Must be a drag for someone who's voice is their instrument to be censured for trying to make the most of it.
What's the POV on people who cant sing without a P.A?
Maybe if the excuse is that the audience is too large there should be a reduction in the size of the audience to allow a proper acoustic set to be played?
Lastly and even more tongue in cheek what does the 195? commandment have to say on the matter of folk and amplification/backing tapes etc?
If there is no opinion given maybe neither should be allowed.


Post - Top - Home - Printer Friendly - Translate

Subject: RE: Backing Tracks at Festivals
From: Tyke
Date: 18 Aug 09 - 12:26 PM

The one and only time I witnessed a backing tape I'll not mention the name of the guy doing the Floor Spot. I walked up to him and stuck a KEEP MUSIC LIVE sticker on him. Mind you he was smaller than me and he must have taken it on board because I've never seen him do it again.


Post - Top - Home - Printer Friendly - Translate

Subject: RE: Backing Tracks at Festivals
From: Bernard
Date: 18 Aug 09 - 12:38 PM

Sound Reinforcement Systems (P.A. is strictly incorrect, as it refers to a paging system, sometimes called a 'Tannoy' after the manufacturer who used to service railway stations) permit the audience to hear. Okay, the standard varies, but that's another thread, perhaps.

An audience, no matter how well-behaved, generates ambient noise. Some rooms are acoustically better than others. Enabling the audience to hear properly is not always within the control of the performer... I prefer to work without a sound system, because sound systems are my day job. However, where necessary, I can and do use a sound system.

Maybe there is a case for limiting the size of an audience to enable a truly acoustic performance, but in reality there is the problem of making it pay. I doubt that a small, select audience would agree to paying a high ticket price... so it's something of a trade-off.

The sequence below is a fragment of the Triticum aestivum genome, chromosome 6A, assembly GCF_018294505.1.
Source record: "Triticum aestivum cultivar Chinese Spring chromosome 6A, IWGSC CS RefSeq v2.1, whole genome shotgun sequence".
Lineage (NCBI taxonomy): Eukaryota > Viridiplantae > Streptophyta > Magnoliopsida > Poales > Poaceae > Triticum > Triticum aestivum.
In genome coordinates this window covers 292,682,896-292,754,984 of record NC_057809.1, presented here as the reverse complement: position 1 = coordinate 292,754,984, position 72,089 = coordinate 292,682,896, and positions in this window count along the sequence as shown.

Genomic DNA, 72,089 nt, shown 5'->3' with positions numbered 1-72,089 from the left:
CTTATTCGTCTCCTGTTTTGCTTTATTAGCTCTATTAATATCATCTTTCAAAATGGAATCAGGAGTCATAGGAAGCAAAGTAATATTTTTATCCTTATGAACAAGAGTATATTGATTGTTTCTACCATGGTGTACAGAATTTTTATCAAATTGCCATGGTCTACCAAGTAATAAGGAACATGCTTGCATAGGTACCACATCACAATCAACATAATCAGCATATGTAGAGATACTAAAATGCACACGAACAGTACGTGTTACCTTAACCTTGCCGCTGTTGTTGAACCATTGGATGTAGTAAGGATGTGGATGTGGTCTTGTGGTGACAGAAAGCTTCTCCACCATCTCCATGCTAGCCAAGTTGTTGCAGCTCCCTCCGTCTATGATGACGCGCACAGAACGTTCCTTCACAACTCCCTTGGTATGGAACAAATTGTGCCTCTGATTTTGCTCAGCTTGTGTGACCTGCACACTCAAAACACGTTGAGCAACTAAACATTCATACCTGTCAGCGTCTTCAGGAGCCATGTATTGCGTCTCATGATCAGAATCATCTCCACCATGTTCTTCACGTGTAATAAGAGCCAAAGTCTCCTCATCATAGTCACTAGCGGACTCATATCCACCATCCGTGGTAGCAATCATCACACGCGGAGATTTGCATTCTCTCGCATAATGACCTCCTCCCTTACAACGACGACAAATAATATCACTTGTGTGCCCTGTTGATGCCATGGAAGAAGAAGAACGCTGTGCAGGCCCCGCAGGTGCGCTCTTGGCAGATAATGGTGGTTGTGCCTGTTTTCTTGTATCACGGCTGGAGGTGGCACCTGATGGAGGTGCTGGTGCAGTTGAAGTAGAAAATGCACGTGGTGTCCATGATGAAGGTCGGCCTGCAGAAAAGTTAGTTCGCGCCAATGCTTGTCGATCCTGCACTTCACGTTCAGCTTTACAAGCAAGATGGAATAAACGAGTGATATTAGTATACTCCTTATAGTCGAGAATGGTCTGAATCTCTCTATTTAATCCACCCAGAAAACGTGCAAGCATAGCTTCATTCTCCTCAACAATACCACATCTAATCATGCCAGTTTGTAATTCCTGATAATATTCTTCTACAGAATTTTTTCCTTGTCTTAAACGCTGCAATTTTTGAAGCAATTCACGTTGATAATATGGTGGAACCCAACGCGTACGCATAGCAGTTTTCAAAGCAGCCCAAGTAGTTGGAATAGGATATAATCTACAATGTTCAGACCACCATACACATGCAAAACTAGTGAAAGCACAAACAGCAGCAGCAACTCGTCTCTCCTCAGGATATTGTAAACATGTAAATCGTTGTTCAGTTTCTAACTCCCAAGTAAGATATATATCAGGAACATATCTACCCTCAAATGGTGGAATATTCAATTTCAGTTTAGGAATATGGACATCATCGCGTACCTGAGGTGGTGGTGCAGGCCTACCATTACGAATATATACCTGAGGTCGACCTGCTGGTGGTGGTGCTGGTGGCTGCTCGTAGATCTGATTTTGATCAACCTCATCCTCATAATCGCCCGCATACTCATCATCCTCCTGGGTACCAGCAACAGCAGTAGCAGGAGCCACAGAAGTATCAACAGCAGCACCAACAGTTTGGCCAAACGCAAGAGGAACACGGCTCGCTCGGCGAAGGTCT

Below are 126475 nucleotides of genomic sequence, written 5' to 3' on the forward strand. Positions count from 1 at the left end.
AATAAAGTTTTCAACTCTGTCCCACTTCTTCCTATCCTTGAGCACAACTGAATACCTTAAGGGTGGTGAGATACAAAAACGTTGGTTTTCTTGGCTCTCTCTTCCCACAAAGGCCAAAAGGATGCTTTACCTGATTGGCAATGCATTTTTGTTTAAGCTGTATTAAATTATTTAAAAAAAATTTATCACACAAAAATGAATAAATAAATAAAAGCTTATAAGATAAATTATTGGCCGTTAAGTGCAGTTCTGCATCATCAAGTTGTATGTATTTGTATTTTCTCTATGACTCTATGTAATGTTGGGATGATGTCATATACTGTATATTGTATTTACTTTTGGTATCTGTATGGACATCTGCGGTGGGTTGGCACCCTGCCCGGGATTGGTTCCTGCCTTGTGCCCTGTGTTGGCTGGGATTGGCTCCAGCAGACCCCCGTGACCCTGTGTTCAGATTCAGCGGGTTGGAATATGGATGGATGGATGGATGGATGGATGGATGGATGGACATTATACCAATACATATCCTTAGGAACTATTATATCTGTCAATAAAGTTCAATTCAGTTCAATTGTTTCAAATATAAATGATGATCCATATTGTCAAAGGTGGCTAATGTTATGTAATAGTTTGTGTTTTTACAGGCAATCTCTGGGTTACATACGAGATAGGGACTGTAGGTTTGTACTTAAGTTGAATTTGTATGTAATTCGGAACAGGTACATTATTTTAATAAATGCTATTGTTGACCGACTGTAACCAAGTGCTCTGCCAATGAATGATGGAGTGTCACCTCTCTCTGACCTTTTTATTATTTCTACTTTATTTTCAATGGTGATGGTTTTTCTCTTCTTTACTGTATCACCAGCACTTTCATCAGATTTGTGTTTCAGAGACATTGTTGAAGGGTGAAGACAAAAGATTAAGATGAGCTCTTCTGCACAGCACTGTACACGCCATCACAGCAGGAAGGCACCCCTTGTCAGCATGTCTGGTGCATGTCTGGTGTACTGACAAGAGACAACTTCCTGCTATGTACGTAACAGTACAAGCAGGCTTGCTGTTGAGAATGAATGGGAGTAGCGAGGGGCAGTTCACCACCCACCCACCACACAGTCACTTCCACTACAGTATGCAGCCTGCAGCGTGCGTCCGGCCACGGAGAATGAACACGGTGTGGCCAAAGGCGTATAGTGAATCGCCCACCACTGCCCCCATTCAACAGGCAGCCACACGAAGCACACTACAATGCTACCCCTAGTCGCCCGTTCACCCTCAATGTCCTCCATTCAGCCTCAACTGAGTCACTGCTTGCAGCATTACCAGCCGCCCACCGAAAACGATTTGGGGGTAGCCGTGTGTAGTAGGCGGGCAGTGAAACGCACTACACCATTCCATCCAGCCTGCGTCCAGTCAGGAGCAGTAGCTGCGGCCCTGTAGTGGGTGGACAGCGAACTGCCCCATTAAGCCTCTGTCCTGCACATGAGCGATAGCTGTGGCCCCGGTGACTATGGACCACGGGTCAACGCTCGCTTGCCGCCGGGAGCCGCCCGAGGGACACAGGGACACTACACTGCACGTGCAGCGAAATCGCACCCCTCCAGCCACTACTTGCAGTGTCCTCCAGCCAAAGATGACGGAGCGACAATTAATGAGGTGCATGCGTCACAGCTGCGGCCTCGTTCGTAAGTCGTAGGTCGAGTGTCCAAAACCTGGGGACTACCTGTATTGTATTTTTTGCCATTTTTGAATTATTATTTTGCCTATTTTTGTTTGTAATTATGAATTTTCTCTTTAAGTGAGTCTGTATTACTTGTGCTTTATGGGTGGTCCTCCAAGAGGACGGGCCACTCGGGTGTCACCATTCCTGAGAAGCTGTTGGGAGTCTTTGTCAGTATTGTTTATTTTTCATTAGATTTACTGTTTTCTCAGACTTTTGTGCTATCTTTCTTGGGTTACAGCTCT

Backing tracks, on the other hand, are not provided to help the audience hear. It would not matter if the audience was two or two thousand! It's simply a matter of etiquette, and what the audience expects.

If a performer is intending to sing in front of an audience they should show respect for what the audience is expecting of them, either by using an instrument played live (with an accompanist playing if they cannot themselves) or putting together a set of unaccompanied material.

I'm sorry, but there are plenty of capable people around, so let's not pander to those who either cannot or will not accept the etiquette of a LIVE performance. Backing tracks could then lead to 'lip sync' (miming), which is not what audiences pay to hear.

By 'pay to hear' I also include people who are paying with their time, not necessarily with cash.

Once a trend has started, it's very difficult to reverse it!


Post - Top - Home - Printer Friendly - Translate

Subject: RE: Backing Tracks at Festivals
From: Leadfingers
Date: 18 Aug 09 - 03:04 PM

Power Amplification in a Folk and Folk Club environment CAN be very useful ! Especially in a group , to get a good sound balance and , in the case of Artistes like Mike Silver , effects on guitar wont work acoustically , and he DOES keep the overall volume at Acoustic level


Post - Top - Home - Printer Friendly - Translate

Subject: RE: Backing Tracks at Festivals
From: Tim Leaning
Date: 18 Aug 09 - 06:32 PM

"Backing tracks, on the other hand, are not provided to help the audience hear"
Really? I thought the objection was that they help the audience hear things that are not really there!
A group should surely be competent enough to play in a balanced way?
as in an orchestra.
Surely effects on guitar that wont work acoustically shouldn't be there for that very reason?


Post - Top - Home - Printer Friendly - Translate

Subject: RE: Backing Tracks at Festivals
From: Leadfingers
Date: 18 Aug 09 - 06:55 PM

Tim - Have you ever been in a Three Piece Multi Instrument band ? SOME instruments are a LOT quieter than others in the same way that some voices are quieter than others !
And IF a Pro Artist can use Amplification in a Satisfactory way in a small club , why shouldnt he ??


Post - Top - Home - Printer Friendly - Translate

Subject: RE: Backing Tracks at Festivals
From: The Sandman
Date: 18 Aug 09 - 07:09 PM

Tom and Barbara deserve a medal.
here is what that festival used to be like,100 per cent dance orientated.
in 1979,I was booked at that festival,there was not one song concert,singers spots were exclusively at DANCES ,To give the dancers a breather.
so I,Jez Lowe,Ged Foley and Sue Weir,and possibly Bob Lewis organised our own concert,in a small hall,which was packed out.
that was pre Tom and Barbaras singaround, they have done a great job.
that idiot with the backing track is clueless,and clearly should be locked in a cell,with 24 hours of non stop Daniel O Donnell.